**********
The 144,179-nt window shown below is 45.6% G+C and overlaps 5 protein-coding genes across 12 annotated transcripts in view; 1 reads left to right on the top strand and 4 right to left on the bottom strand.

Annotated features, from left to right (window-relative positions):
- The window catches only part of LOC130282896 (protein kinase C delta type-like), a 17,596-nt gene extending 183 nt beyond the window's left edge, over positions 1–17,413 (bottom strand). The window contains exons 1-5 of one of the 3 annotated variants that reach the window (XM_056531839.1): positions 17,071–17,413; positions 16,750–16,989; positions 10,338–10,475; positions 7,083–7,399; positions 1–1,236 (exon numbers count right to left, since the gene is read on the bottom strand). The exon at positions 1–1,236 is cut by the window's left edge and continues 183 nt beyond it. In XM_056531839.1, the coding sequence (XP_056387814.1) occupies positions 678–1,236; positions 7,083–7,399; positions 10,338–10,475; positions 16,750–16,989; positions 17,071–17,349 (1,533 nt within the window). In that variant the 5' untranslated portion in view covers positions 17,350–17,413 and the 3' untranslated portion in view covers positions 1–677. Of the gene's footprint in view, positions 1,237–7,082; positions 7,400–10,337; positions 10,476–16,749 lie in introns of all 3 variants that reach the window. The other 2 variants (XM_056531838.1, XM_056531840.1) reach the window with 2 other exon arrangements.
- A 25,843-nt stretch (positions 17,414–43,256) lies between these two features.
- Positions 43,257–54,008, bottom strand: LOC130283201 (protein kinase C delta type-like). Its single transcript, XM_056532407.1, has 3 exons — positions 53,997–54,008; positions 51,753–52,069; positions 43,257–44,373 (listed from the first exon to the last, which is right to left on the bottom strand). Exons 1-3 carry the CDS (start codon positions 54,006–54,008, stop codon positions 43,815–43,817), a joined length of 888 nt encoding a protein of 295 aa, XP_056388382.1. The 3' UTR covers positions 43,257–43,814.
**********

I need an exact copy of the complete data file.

The 144,179-nt window shown below is 45.6% G+C and overlaps 5 protein-coding genes across 12 annotated transcripts in view; 1 reads left to right on the top strand and 4 right to left on the bottom strand.

Annotated features, from left to right (window-relative positions):
- The window catches only part of LOC130282896 (protein kinase C delta type-like), a 17,596-nt gene extending 183 nt beyond the window's left edge, over positions 1–17,413 (bottom strand). The window contains exons 1-5 of one of the 3 annotated variants that reach the window (XM_056531839.1): positions 17,071–17,413; positions 16,750–16,989; positions 10,338–10,475; positions 7,083–7,399; positions 1–1,236 (exon numbers count right to left, since the gene is read on the bottom strand). The exon at positions 1–1,236 is cut by the window's left edge and continues 183 nt beyond it. In XM_056531839.1, the coding sequence (XP_056387814.1) occupies positions 678–1,236; positions 7,083–7,399; positions 10,338–10,475; positions 16,750–16,989; positions 17,071–17,349 (1,533 nt within the window). In that variant the 5' untranslated portion in view covers positions 17,350–17,413 and the 3' untranslated portion in view covers positions 1–677. Of the gene's footprint in view, positions 1,237–7,082; positions 7,400–10,337; positions 10,476–16,749 lie in introns of all 3 variants that reach the window. The other 2 variants (XM_056531838.1, XM_056531840.1) reach the window with 2 other exon arrangements.
- A 25,843-nt stretch (positions 17,414–43,256) lies between these two features.
- Positions 43,257–54,008, bottom strand: LOC130283201 (protein kinase C delta type-like). Its single transcript, XM_056532407.1, has 3 exons — positions 53,997–54,008; positions 51,753–52,069; positions 43,257–44,373 (listed from the first exon to the last, which is right to left on the bottom strand). Exons 1-3 carry the CDS (start codon positions 54,006–54,008, stop codon positions 43,815–43,817), a joined length of 888 nt encoding a protein of 295 aa, XP_056388382.1. The 3' UTR covers positions 43,257–43,814.